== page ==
Lower waking HRV has been correlated with poorer exercise performance, particularly during moderate to high-intensity exercise. Lower-intensity exercise or active recovery on these days would be more beneficial. 

2. Try some hatha yoga a few evenings a week. 

Hatha yoga has been shown to significantly improve your HRV, which can enhance your endurance performance.

3. Moderate your alcohol intake. 

Alcohol prevents the parasympathetic nervous system from helping your body rest during sleep, which leads to lower HRV in a dose-dependent way. Two drinks have a significantly greater effect on HRV compared to one drink. 

4. Focus on adequately rehydrating after exercise. 

You can make your own rehydration drink by mixing 200ml squash with 800ml water and adding a large pinch of salt. Dehydration can lower your HRV and slow your recovery after exercise.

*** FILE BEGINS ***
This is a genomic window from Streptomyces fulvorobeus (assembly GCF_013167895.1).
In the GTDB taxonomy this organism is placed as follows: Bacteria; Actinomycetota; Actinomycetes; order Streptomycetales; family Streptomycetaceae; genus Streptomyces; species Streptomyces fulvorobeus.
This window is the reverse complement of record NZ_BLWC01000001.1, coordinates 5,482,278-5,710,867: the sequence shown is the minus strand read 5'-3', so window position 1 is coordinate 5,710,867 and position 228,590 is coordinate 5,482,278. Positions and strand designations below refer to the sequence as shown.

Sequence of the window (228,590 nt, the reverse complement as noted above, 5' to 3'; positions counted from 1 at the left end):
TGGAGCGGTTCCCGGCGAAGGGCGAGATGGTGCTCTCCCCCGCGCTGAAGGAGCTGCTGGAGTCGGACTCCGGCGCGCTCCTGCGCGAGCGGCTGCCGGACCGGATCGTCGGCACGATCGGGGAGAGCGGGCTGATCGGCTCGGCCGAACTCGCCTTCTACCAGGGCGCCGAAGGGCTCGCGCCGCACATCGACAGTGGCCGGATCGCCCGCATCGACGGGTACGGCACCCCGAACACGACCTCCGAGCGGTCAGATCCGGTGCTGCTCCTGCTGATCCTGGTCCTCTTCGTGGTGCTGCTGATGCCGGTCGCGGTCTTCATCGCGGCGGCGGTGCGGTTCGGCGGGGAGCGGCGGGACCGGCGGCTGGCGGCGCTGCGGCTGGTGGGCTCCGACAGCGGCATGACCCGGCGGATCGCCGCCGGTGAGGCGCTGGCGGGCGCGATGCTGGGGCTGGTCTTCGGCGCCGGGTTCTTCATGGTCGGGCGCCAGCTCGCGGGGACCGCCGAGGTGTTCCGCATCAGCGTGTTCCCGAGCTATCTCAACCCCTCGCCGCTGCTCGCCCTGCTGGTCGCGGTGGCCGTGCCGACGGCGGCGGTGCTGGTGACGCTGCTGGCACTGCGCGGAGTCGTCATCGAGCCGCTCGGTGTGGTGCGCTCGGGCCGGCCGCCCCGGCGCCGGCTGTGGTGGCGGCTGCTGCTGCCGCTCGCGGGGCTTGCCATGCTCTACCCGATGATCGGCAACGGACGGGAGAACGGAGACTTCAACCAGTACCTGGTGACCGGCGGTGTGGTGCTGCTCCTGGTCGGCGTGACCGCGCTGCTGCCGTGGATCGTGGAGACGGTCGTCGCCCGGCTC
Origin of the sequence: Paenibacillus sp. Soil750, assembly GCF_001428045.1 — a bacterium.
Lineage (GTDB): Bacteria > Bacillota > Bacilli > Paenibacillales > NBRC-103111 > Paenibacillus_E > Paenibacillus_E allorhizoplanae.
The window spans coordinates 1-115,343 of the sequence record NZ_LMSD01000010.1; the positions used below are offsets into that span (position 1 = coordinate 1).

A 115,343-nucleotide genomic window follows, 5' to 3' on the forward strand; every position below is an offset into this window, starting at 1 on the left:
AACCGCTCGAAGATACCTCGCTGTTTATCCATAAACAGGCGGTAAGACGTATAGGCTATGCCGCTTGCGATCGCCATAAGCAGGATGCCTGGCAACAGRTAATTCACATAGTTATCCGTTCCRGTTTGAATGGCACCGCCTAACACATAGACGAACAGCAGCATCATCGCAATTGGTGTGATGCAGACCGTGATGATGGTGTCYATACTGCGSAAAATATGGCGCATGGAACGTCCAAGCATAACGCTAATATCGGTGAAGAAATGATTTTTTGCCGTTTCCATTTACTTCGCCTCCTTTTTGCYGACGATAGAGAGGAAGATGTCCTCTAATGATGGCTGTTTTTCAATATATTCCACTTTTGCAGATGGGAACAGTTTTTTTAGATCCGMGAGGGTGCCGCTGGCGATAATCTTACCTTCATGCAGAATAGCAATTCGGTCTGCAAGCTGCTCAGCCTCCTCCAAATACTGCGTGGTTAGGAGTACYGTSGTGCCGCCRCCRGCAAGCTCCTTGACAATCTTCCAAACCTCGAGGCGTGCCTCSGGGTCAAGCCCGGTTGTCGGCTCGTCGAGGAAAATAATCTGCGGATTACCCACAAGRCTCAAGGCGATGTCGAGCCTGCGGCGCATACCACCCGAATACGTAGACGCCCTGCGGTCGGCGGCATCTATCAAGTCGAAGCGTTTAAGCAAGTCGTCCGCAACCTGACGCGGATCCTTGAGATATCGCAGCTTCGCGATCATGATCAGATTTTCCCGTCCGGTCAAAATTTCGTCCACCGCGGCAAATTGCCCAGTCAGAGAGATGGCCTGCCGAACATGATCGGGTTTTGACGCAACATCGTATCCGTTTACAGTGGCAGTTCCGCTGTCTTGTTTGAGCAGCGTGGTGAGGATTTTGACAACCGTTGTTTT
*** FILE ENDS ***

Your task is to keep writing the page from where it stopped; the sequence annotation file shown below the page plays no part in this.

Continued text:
Understand your personal genetic risk

Want to know if you carry genes linked to elevated RHR and lower HRV? If you have existing DNA data from alternative providers including 23andMe or, you can find out immediately through our DNA upload service. Alternatively, you can take a FitnessGenes DNA analysis test, with your results delivered within 4-6 weeks. 

Resting Heart Rate and Heart Rate Variability is just one of 11 endurance-related reports that you receive with FitnessGenes. You’ll also gain insights into your red blood cell production, caffeine response, VO2 max trainability, and more. Learn more about how you can work with your DNA to achieve your next PB by exploring our Endurance category



Alex Auld

One of FitnessGenes' first full-time employees, Alex re-joined the company in 2021 after completing his MA in Global Communications at the University of London. He now oversees all customer communications, helping to ensure that our members get the most from their results. An amateur triathlete, you can expect to find him in the pool, on the bike, or running laps of his local park most weekends.